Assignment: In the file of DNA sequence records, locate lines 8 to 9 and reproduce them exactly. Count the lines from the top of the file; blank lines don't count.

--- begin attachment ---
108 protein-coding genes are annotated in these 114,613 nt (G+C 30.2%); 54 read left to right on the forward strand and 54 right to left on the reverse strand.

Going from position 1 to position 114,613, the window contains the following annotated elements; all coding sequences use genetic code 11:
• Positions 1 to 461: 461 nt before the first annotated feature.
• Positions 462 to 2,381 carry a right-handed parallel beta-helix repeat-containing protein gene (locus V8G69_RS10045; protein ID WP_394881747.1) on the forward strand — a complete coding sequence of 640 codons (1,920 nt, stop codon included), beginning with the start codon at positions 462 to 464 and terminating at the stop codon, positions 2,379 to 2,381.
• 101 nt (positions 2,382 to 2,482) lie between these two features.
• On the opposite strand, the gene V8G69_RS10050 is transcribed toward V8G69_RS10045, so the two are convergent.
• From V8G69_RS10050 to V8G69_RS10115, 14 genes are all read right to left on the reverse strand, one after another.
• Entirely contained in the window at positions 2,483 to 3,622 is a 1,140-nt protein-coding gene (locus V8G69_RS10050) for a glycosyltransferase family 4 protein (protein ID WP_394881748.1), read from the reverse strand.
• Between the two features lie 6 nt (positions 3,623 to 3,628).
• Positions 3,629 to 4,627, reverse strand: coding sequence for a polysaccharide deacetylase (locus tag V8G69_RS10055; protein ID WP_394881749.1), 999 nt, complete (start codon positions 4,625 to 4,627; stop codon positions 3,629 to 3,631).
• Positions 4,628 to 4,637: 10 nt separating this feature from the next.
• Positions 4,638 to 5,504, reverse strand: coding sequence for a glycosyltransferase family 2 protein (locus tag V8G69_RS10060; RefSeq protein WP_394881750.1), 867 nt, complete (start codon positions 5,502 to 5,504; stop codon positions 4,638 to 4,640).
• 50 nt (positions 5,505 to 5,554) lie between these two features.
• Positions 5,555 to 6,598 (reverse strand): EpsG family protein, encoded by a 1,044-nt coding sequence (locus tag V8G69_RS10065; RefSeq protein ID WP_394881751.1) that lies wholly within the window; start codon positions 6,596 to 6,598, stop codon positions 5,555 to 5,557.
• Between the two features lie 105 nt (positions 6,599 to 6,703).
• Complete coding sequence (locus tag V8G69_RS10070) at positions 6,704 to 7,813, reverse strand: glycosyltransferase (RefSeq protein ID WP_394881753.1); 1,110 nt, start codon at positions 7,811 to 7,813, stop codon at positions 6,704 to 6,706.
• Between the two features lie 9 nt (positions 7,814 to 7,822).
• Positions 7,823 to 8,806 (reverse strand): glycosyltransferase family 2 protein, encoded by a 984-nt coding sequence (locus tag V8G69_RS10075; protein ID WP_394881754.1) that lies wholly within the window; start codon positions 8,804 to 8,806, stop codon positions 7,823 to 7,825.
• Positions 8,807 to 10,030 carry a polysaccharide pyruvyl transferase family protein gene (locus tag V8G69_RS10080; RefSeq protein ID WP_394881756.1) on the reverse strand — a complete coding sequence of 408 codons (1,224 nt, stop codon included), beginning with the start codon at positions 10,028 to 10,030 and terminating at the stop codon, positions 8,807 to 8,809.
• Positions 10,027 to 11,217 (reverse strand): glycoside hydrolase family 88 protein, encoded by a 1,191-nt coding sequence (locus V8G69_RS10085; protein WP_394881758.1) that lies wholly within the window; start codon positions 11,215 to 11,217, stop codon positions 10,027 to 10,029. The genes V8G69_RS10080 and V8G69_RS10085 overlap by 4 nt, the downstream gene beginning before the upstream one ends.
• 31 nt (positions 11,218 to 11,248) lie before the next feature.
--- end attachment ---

• Entirely contained in the window at positions 2,483 to 3,622 is a 1,140-nt protein-coding gene (locus V8G69_RS10050) for a glycosyltransferase family 4 protein (protein ID WP_394881748.1), read from the reverse strand.
• Between the two features lie 6 nt (positions 3,623 to 3,628).